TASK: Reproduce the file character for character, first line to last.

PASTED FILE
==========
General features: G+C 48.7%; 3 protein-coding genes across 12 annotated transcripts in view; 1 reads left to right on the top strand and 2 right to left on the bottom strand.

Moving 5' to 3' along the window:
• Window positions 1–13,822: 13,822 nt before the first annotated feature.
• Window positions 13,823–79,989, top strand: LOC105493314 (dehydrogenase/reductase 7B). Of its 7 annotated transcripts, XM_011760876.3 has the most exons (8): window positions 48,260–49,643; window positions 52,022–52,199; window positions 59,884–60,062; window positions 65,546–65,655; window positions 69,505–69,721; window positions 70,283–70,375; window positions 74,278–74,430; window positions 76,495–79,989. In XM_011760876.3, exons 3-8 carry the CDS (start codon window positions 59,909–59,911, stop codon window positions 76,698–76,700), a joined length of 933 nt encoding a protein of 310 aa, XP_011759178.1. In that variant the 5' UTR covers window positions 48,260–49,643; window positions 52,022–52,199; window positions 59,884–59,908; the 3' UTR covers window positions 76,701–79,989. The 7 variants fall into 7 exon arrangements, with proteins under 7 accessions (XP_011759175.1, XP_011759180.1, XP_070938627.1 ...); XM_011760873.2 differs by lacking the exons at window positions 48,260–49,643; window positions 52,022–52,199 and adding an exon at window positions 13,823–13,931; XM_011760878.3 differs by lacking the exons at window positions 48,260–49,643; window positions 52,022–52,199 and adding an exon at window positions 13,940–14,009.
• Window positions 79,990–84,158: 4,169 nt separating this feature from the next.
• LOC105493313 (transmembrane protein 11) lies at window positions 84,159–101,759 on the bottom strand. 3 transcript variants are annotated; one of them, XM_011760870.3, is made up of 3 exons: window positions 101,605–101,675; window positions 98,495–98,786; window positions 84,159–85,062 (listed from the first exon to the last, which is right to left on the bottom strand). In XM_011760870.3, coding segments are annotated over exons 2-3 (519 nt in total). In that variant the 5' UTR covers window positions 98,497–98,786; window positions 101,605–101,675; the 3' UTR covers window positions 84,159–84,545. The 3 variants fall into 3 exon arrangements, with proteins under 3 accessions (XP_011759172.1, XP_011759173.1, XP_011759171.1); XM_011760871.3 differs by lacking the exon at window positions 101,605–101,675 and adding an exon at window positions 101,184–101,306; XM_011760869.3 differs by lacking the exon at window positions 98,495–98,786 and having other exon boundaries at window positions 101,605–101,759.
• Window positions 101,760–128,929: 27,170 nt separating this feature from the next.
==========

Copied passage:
General features: G+C 48.7%; 3 protein-coding genes across 12 annotated transcripts in view; 1 reads left to right on the top strand and 2 right to left on the bottom strand.

Moving 5' to 3' along the window:
• Window positions 1–13,822: 13,822 nt before the first annotated feature.
• Window positions 13,823–79,989, top strand: LOC105493314 (dehydrogenase/reductase 7B). Of its 7 annotated transcripts, XM_011760876.3 has the most exons (8): window positions 48,260–49,643; window positions 52,022–52,199; window positions 59,884–60,062; window positions 65,546–65,655; window positions 69,505–69,721; window positions 70,283–70,375; window positions 74,278–74,430; window positions 76,495–79,989. In XM_011760876.3, exons 3-8 carry the CDS (start codon window positions 59,909–59,911, stop codon window positions 76,698–76,700), a joined length of 933 nt encoding a protein of 310 aa, XP_011759178.1. In that variant the 5' UTR covers window positions 48,260–49,643; window positions 52,022–52,199; window positions 59,884–59,908; the 3' UTR covers window positions 76,701–79,989. The 7 variants fall into 7 exon arrangements, with proteins under 7 accessions (XP_011759175.1, XP_011759180.1, XP_070938627.1 ...); XM_011760873.2 differs by lacking the exons at window positions 48,260–49,643; window positions 52,022–52,199 and adding an exon at window positions 13,823–13,931; XM_011760878.3 differs by lacking the exons at window positions 48,260–49,643; window positions 52,022–52,199 and adding an exon at window positions 13,940–14,009.
• Window positions 79,990–84,158: 4,169 nt separating this feature from the next.
• LOC105493313 (transmembrane protein 11) lies at window positions 84,159–101,759 on the bottom strand. 3 transcript variants are annotated; one of them, XM_011760870.3, is made up of 3 exons: window positions 101,605–101,675; window positions 98,495–98,786; window positions 84,159–85,062 (listed from the first exon to the last, which is right to left on the bottom strand). In XM_011760870.3, coding segments are annotated over exons 2-3 (519 nt in total). In that variant the 5' UTR covers window positions 98,497–98,786; window positions 101,605–101,675; the 3' UTR covers window positions 84,159–84,545. The 3 variants fall into 3 exon arrangements, with proteins under 3 accessions (XP_011759172.1, XP_011759173.1, XP_011759171.1); XM_011760871.3 differs by lacking the exon at window positions 101,605–101,675 and adding an exon at window positions 101,184–101,306; XM_011760869.3 differs by lacking the exon at window positions 98,495–98,786 and having other exon boundaries at window positions 101,605–101,759.
• Window positions 101,760–128,929: 27,170 nt separating this feature from the next.